Duty to invent
The Delegate noted that although there was no pure research conducted at RCH, Dr Alexander's role involved improving the clinical testing procedures at the hospital. This was held to be enough to result in a "duty to invent", although the duty was limited to the agreed purpose by reference to his job requirement, which in this case, was to identify potential areas of improvement.
The Delegate held that the inventions would have been invented in the course of Dr Alexander's employment, and therefore belong to RCH, if they were:
a solution to a recognised problem which Dr Alexander would have been reasonably expected to resolve, or a result of pursuing a particular avenue of research in the reasonable expectation of identifying potential improvements.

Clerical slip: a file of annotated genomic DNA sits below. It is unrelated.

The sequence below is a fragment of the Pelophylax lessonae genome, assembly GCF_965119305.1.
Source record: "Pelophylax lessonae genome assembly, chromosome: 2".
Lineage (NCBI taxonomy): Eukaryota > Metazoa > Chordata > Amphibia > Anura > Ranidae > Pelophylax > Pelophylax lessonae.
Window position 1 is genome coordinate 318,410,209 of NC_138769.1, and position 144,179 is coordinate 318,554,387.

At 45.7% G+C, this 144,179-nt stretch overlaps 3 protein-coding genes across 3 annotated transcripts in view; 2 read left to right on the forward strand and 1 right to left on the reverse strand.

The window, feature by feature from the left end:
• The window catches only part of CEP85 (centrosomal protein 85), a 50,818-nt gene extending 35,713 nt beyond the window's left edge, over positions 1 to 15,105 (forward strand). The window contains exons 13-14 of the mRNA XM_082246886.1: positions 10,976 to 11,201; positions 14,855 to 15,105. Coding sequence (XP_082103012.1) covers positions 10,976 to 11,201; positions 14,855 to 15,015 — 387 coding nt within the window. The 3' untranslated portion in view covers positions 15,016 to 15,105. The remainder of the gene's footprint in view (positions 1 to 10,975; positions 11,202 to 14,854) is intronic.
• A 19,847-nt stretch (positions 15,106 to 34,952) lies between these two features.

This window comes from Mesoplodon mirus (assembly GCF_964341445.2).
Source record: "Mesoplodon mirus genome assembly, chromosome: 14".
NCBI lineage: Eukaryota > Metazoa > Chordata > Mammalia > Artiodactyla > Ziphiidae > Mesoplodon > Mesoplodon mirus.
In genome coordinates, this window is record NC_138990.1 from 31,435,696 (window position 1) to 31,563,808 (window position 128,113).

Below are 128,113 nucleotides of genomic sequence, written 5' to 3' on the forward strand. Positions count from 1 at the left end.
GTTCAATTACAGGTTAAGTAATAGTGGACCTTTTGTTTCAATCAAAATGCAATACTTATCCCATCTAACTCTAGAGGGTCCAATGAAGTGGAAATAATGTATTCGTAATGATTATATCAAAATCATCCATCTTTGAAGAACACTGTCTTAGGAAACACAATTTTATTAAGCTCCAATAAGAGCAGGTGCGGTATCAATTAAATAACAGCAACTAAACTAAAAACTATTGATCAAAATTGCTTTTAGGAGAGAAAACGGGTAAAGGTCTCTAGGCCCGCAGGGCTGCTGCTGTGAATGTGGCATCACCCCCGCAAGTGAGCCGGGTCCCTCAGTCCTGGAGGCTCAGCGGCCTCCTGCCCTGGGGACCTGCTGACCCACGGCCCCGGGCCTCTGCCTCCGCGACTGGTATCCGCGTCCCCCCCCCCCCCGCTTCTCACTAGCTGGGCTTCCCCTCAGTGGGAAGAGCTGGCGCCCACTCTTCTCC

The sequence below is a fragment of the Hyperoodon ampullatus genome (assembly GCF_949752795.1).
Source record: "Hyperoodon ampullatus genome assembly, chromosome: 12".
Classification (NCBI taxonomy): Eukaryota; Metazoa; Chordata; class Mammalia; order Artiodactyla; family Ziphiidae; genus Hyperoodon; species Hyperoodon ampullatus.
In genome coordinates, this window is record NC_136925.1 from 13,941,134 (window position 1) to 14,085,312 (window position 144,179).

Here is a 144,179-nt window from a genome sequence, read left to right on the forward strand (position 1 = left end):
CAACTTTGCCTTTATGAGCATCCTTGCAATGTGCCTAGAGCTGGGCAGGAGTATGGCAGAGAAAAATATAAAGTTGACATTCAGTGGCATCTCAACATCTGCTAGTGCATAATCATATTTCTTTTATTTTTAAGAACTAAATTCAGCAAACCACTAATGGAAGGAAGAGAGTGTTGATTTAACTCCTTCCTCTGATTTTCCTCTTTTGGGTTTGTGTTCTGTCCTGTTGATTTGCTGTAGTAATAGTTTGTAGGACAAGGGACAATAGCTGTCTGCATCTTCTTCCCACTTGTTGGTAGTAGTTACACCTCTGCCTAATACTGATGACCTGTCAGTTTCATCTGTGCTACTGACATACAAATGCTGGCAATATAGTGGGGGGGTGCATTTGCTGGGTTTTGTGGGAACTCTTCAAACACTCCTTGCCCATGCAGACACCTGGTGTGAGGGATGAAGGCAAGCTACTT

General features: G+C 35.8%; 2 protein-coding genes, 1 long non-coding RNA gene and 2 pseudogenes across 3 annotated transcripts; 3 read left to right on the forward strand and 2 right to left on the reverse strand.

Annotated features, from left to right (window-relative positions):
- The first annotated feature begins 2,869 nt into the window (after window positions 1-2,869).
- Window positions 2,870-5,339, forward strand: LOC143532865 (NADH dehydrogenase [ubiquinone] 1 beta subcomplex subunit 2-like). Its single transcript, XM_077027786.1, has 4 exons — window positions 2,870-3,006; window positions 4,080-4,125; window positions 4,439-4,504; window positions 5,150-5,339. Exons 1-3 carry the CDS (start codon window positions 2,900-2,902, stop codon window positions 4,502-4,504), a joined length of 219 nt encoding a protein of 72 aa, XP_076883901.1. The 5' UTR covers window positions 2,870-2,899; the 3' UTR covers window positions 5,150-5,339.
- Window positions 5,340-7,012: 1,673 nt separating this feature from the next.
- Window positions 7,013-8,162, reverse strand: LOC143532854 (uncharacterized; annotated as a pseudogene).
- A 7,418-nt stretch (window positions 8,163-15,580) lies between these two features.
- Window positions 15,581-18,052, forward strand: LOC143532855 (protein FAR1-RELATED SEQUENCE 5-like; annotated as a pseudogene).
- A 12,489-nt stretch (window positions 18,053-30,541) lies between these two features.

Assessing the Recovery Medium Invention against these criteria, the Delegate held that it was an extension of the work commenced by researchers in the RCH and it was an avenue of research which Dr Alexander would be expected to investigate further in the reasonable expectation of identifying potential improvements. Accordingly, it was held to have been invented in the course of Dr Alexander's employment and RCH was entitled to its ownership.
However, in the case of the Well Design Invention, the Delegate held that there was no clear motivation for Dr Alexander to pursue this avenue of research in the reasonable expectation of identifying improvements, and therefore it was not invented in the course of his employment, because: